She did, however, love the show. She had seen Carol Channing do it on Broadway seventeen years ago just before this Carol, Swarbrick, did it. “Wow, Channing is a Star!”
Now that THIS Carol has done Dolly, she just loves Dolly Gallaher Levi! According to Swarbrick, Dolly is so brave, she is so smart, she is so loving. Swarbrick says she was embraced by Dolly Levi and she embraced her back.
Dolly has a great knowledge of how the world works at that time. Women definitely didn’t have the place in society they have now. She has a memory of life experiences which propel her. With Ephraim, she had a life that she no longer has.
She hopes to have the opportunity to revisit Dolly. She would continue to explore her need to make a living. Swarbrick has played Dolly on three different occasions. The first time she did Dolly, she was living in Los Angeles. There was a theater company in La Mirada that was doing Dolly and she simply auditioned for it. Like Dolly Levi, she needed a job.
She thought that this would be a fun role to approach. Because of a number of things, the “powers that be” at the theater knew Swarbrick. She was at the time the Western Regional Vice President of Actor’s Equity.
It was an unpaid position but she was seated on a lot of contract negotiating committees so she knew most of the producers around. She had been living in Los Angeles for a long time. She also knew many of the directors but did not know this director, Dennis Courtney. She got the part and on that first night, she was absolutely terrified. At the end of the show when she came downstage of the orchestra on the passerelle, it was a victory lap. She wanted to do Dolly justice, and the songs and the speeches. She also wanted to do Ephraim justice. Her director was Dennis Courtney. The first time Swarbrick heard Before The Parade Passes By, she knew it was a challenge but she was excited. In that production, she also got to sing one of Merman’s songs that was originally cut. That was Love, Look in my Window. Mrs. Rose came in and they were on the stage proper. They have their exchange about memories and how long it has been since Dolly was last there and how long since they’ve last seen each other. Upon Mrs. Rose’s exit, Dolly walks out onto the passarelle and hits her spot. She does a portion of the speech to Ephraim and then sings Love, Look in my Window. She continues her soliloquy to Ephraim and goes into Parade.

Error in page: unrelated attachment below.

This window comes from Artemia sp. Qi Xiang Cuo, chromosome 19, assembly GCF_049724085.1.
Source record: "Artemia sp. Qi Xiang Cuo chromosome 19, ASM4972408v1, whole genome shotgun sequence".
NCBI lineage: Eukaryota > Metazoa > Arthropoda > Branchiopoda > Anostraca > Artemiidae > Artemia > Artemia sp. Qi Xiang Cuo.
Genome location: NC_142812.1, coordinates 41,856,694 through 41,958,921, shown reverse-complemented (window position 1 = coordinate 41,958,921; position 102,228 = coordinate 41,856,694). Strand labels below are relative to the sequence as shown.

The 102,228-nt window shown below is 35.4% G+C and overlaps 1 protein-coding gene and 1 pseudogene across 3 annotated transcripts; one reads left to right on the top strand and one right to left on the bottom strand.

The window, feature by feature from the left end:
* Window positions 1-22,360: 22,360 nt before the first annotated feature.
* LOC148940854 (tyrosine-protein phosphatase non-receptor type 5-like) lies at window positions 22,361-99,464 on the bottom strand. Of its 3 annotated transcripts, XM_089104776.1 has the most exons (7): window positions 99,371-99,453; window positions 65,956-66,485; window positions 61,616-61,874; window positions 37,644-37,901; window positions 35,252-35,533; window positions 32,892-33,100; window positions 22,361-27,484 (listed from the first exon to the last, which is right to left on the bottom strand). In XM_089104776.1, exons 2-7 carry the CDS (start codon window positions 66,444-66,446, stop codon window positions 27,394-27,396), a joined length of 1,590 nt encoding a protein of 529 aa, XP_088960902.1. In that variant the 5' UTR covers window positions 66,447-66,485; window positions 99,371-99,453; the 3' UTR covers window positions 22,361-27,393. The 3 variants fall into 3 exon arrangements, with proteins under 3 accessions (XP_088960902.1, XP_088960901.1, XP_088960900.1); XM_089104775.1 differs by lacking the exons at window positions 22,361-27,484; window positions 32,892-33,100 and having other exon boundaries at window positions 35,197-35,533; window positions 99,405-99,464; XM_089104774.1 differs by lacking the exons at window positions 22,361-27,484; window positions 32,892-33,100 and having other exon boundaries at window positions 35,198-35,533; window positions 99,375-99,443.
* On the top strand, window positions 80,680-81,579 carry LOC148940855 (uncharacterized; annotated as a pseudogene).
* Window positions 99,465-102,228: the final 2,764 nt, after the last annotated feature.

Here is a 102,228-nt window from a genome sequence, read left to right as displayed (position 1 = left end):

The second time she played the role, her director, James Brennan, gave her the advice just before they opened that not only does Dolly love her work, but she HAS to do it. Every night, she sits and creates these business cards of every possible task she could be doing to make money. She is ready! This is not something she would pick up at an “Office Depot!”
On a scale of comparison with other productions throughout her career, Dolly comes up very favorably. “It’s just so much fun to get into this character.” Dolly is so caring and so compassionate and at the same time, she is so calculating and so manipulative but it is always done with good humor. She is truly wishing the best outcome for everybody.
When asked if she thinks Hello, Dolly! is one of the five best musicals ever written, she says she has to think about that in order to be fair.
For women, she says there is no question. Thinking in that vein, she says Dolly very possibly may be one of the top five best musicals ever written. She does think that Jerry Herman is a genius.
I asked Swarbrick how she approached the eating scene and immediately she is transported to her third production which was at the Sacramento Music Circus in the round.
She was up an aisle doing the eating scene. She nearly choked. The stage manager had his binoculars out to make sure she was still breathing. What they had given her to eat were not dissolving. They used tissue paper that was treated somehow and was supposed to stick in the back of her throat.